Saturday, July 14, 2012

Border Penstemons, P. gloxinioides "Sensation"

Penstemons are pretty much exclusively found in North America, mainly in the western part. Many of the western ones are challenging to grow in the humid and rainy east, but some of the garden strains are easier.  Penstemon gloxinioides "Sensation" is a seed mix which produces a wide variety of colorful plants. P. gloxinioides is a Mexican species (and may be synonymous with P hartwegii, there seems to be some confusion in that I see these "border" penstemons under either name) and thus is not as cold hardy as most of its US brethren, but they grow fast from seed and can be grown as annuals if started early.  I remember growing these years ago when I was a kid.  I don't see them growing in gardens around here, so I had to search to get seed, and as is often the case, Chilterns in the UK was my source. They usually take a beating during winter in NY, often dying but sometimes respouting from the base, but in this extraordinary year, they sailed through the very mild winter with practically no damage.  This allowed them to begin blooming in May, and they are still blooming off and on.  I'm sure if I were to deadhead them they would make even more flowers but I want to get my own seed to try in the future.  Many new buds are forming so I expect another big wave of bloom in a few weeks time in August. 
There are named cultivars of this that are propagated from cutting, I did get a couple of these from Forest Farm and am curious to see how they compare to the seed grown plants. Right now neither of the two plants from FF is in bloom, but I anticipate they will do so in about a month or so.

Diverse Dianthus in the Garden

Dianthus deltoides

Dianthus deltoides

Bicolored with picotee

Semidouble dianthus x allwoodii

Fringed flowers

Cool pattern!

Fringed pure white

Simple pink bicolor

Another cool patterned flower

Simple pink bicolor closeup

Variety of x allwoodii seedlings

Fringes and rings

Neat habit
Dianthus is a rather large genus with lots of attractive species (see the recent post on (mostly) species on Panayoti's blog: and innumerable hybrids.  The genus ranges across Eurasia and, unbeknownst to many, has a decent number of South African representatives as well. In my school garden they do well in the sloped garden, as they prefer good drainage and plenty of sun.  Some plants I purchased from various mailorder nurseries but most of them are seed grown, either from NARGS seed, seeds from the UK, or seeds of my original plants.  Many of the ones shown above grew from excess seed I cast out onto the slope a couple of years ago.  Most dianthus cvs are prolific seed producers so there is plenty of seed to experiment with (and they will resow around the parent plants if allowed). Its also good to keep new ones coming along as the individual plants can be shortlived perennials, especially in a bad year with excessive rains and heat at the same time.  Some are very fragrant. Should you desire, favored clones can be propagated quite readily from stem cuttings.  Most of them bloom en mass in mid to late May here in NY, but many will keep producing a few flowers here and there for the rest of the growing season.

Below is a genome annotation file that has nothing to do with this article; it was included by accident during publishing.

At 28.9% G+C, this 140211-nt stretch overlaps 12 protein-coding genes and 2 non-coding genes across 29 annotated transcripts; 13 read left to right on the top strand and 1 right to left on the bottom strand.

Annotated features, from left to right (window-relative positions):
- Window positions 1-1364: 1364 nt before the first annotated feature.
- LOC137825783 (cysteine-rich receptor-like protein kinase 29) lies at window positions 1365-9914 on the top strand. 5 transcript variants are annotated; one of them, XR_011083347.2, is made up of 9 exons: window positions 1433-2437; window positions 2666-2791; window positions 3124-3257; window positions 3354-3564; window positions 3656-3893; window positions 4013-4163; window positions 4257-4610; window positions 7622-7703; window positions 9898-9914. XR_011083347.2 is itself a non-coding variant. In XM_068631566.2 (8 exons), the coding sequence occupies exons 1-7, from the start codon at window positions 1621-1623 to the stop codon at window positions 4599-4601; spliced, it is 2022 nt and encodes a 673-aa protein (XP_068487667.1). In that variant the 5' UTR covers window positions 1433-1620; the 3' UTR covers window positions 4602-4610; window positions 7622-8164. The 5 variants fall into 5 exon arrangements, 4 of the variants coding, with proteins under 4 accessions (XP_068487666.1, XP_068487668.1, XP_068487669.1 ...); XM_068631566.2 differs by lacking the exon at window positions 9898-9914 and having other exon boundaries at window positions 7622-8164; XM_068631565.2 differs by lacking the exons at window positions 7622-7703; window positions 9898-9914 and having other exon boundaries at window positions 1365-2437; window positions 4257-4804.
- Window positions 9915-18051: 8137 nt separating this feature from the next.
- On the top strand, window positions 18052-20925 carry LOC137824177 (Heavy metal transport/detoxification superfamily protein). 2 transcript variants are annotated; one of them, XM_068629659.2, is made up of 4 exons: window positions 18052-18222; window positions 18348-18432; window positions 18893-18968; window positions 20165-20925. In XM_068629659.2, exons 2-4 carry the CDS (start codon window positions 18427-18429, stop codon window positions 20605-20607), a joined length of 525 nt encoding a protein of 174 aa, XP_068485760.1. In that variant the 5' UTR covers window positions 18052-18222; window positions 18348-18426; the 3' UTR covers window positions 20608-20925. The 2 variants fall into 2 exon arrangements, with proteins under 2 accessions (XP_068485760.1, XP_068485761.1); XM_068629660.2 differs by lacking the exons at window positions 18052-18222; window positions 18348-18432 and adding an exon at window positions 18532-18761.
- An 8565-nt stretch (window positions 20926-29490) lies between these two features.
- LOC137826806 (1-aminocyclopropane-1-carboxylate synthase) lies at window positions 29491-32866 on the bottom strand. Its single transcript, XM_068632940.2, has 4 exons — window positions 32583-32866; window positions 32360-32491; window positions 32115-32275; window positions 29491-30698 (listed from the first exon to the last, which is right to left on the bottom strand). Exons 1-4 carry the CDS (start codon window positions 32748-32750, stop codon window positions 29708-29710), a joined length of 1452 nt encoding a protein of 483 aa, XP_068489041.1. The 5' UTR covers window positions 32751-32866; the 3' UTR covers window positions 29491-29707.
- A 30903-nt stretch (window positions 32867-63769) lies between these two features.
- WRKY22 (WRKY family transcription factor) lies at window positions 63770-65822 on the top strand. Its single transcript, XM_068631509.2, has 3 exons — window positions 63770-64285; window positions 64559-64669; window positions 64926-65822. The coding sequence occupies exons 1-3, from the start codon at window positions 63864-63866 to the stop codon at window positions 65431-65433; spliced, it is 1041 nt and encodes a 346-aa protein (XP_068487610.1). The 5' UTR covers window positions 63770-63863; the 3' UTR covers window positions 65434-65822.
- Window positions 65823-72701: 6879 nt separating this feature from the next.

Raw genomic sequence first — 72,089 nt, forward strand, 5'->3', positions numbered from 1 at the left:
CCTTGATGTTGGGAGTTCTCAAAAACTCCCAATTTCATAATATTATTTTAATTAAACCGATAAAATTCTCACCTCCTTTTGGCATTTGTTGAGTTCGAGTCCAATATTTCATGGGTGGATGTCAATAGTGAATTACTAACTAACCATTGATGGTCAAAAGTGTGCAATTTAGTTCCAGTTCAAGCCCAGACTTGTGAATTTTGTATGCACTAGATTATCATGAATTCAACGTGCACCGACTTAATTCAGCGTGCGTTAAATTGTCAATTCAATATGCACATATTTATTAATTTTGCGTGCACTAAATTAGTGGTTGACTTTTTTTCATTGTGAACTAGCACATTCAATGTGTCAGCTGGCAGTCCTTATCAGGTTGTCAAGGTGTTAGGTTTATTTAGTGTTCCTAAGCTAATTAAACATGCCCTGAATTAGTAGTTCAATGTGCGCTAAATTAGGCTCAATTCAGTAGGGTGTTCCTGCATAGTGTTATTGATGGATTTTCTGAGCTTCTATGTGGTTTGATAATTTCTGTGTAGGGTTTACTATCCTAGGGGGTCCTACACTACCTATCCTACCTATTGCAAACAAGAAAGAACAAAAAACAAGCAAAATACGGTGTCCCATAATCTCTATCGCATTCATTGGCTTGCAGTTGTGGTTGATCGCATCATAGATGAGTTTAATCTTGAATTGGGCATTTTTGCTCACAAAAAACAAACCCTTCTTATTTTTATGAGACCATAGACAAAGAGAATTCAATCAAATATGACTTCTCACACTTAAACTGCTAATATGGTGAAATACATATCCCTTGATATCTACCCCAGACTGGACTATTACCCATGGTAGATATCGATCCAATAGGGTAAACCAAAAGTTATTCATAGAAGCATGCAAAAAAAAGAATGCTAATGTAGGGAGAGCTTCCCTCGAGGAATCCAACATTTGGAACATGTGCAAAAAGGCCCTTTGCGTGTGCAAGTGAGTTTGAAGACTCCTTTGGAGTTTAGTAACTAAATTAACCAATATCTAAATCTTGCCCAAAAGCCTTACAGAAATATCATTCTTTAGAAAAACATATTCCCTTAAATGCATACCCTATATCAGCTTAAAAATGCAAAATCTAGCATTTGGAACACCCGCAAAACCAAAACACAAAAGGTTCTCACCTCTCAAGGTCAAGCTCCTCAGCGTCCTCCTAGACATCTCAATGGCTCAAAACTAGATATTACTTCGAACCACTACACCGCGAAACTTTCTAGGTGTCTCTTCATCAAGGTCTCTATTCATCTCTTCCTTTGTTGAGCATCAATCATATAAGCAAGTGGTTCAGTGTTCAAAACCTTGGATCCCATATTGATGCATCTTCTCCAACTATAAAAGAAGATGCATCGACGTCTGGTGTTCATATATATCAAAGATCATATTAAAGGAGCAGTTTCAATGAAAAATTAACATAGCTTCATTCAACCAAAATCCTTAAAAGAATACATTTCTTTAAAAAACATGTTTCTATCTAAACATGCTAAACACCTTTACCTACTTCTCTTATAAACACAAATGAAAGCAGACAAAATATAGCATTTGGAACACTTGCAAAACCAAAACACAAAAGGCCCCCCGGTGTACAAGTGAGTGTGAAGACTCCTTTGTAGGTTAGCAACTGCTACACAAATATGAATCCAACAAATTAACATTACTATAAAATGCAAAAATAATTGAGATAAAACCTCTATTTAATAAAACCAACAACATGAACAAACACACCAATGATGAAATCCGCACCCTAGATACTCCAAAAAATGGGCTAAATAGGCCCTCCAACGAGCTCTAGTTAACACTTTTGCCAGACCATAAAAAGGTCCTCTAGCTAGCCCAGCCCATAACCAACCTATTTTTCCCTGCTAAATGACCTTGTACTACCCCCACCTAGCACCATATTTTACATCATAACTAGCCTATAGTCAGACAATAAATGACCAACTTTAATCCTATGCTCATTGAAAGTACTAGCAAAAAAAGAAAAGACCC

The first two photos are cultivars of Dianthus deltoides, these form low mats of deep green minute foliage and can spread slowly. Apparently they have naturalized in some places in the US, but this is not a scary invasive species at all.  The seeds are smaller than the hybrid dianthus and they flower mostly in spring but will make more flowers later on, especially if deadheaded.  The remaining photos are of Dianthus hybrids, probably/mainly of the x allwoodii type.  They have several species in this bloodline and this complex gene makeup results in a very varied group of plants.  Leaves can be varying degrees of blue green to grey green to simply green and the flowers range from white to red, singles to doubles, and come in all kinds of shapes and color patterns.
Seed is both easy to collect and easy to start.  Germination is straightforward, no cold period needed, and some plants may produce a few flowers their first year if started early.  Once you have a colony of them going, its easy to collect seed and even broadcast it to get more plants.